HMO fails to diagnose and treat patient's cancer

HMOs are big healthcare corporations employing hundreds of doctors of different medical specialties, nurse practitioners, nurses, and technicians.  Often they have sophisticated technology so the physicians can communicate with one another.  And some of their patients have been with them for 15 or 20 years.

So how could this happen?

A longtime patient had hip pain that wasn't going away with physical therapy, medication, rest, even injections.  Eventually her primary care physician ordered an x-ray of the hip.  He thought it was just arthritis, or "getting old."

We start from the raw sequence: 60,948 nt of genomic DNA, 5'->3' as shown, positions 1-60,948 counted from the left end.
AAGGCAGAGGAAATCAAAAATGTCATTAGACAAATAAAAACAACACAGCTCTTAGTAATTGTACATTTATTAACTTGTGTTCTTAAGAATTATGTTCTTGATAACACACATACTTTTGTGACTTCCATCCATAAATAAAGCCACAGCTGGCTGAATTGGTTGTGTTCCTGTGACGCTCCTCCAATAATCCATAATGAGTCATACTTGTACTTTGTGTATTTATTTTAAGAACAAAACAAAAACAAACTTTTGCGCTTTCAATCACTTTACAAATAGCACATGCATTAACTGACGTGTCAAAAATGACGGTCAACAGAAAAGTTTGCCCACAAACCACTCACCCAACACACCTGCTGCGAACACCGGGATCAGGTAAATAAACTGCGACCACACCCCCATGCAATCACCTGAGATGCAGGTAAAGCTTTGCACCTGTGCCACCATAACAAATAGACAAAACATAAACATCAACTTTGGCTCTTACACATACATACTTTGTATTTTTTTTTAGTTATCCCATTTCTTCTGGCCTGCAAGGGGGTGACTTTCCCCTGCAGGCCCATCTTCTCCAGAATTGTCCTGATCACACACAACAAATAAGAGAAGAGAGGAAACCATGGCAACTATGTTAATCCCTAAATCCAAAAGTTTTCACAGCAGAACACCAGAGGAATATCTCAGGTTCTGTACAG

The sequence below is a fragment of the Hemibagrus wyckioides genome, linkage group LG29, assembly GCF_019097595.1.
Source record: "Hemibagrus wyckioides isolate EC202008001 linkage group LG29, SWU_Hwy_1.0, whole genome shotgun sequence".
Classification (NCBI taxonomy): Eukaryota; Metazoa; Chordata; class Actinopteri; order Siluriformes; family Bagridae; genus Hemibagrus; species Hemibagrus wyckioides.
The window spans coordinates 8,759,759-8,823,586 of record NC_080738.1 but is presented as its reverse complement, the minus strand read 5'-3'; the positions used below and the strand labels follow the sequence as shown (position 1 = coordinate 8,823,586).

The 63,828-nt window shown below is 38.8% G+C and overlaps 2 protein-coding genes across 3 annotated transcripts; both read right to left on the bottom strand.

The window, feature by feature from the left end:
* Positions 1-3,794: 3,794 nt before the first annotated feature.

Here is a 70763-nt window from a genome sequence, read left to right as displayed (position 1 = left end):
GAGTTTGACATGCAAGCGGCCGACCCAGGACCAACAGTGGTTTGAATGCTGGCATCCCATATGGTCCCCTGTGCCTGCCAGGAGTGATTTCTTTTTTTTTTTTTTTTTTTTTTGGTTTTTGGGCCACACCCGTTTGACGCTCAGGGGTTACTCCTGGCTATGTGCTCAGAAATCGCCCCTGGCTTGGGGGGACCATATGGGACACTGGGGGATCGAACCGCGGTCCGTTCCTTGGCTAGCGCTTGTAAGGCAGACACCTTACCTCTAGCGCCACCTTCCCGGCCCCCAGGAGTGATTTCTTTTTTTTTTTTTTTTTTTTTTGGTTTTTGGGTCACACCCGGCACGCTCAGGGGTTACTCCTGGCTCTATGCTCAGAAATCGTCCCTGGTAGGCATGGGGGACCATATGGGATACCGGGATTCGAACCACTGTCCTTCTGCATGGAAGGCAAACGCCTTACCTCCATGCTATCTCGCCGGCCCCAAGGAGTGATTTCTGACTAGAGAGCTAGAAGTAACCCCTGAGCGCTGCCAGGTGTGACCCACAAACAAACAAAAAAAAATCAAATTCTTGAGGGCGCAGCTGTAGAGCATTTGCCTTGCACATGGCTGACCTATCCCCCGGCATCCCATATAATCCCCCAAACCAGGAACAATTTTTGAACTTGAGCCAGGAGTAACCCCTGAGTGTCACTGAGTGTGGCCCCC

The radiologist reviewing the x-ray thought it could be one of three things, and one of those was chondrosarcoma, or bone cancer.  He was right.

The radiologist transmitted the x-ray report to the primary care physician who ordered the x-ray.  And the primary care physician didn't look at it.  Just assumed it was nothing. The patient returned to her HMO for hip pain.

Six months later a nurse practitioner saw the x-ray report and ordered immediate follow up tests that confirmed it was cancer and was invasive.  The patient ultimately had her leg amputated because the cancer had spread through much of the bone by that time.

The original x-ray showed the cancer was small enough to remover surgically and surgery at that time would have saved her leg.    

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